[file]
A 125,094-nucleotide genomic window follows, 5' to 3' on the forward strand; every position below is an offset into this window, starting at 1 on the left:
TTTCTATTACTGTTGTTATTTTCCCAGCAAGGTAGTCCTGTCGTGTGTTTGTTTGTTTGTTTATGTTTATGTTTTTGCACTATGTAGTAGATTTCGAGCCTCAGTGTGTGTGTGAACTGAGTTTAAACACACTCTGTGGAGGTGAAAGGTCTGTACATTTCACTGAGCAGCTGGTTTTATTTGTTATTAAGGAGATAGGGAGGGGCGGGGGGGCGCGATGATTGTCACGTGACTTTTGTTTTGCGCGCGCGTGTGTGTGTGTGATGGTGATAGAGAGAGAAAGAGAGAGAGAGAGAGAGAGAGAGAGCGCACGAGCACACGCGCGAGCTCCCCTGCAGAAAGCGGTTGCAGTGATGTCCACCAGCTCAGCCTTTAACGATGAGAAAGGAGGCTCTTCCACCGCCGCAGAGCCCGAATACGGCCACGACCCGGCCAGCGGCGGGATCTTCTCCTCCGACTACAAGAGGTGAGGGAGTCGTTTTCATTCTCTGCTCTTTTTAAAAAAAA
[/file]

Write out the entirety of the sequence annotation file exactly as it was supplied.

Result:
A 125,094-nucleotide genomic window follows, 5' to 3' on the forward strand; every position below is an offset into this window, starting at 1 on the left:
TTTCTATTACTGTTGTTATTTTCCCAGCAAGGTAGTCCTGTCGTGTGTTTGTTTGTTTGTTTATGTTTATGTTTTTGCACTATGTAGTAGATTTCGAGCCTCAGTGTGTGTGTGAACTGAGTTTAAACACACTCTGTGGAGGTGAAAGGTCTGTACATTTCACTGAGCAGCTGGTTTTATTTGTTATTAAGGAGATAGGGAGGGGCGGGGGGGCGCGATGATTGTCACGTGACTTTTGTTTTGCGCGCGCGTGTGTGTGTGTGATGGTGATAGAGAGAGAAAGAGAGAGAGAGAGAGAGAGAGAGAGCGCACGAGCACACGCGCGAGCTCCCCTGCAGAAAGCGGTTGCAGTGATGTCCACCAGCTCAGCCTTTAACGATGAGAAAGGAGGCTCTTCCACCGCCGCAGAGCCCGAATACGGCCACGACCCGGCCAGCGGCGGGATCTTCTCCTCCGACTACAAGAGGTGAGGGAGTCGTTTTCATTCTCTGCTCTTTTTAAAAAAAA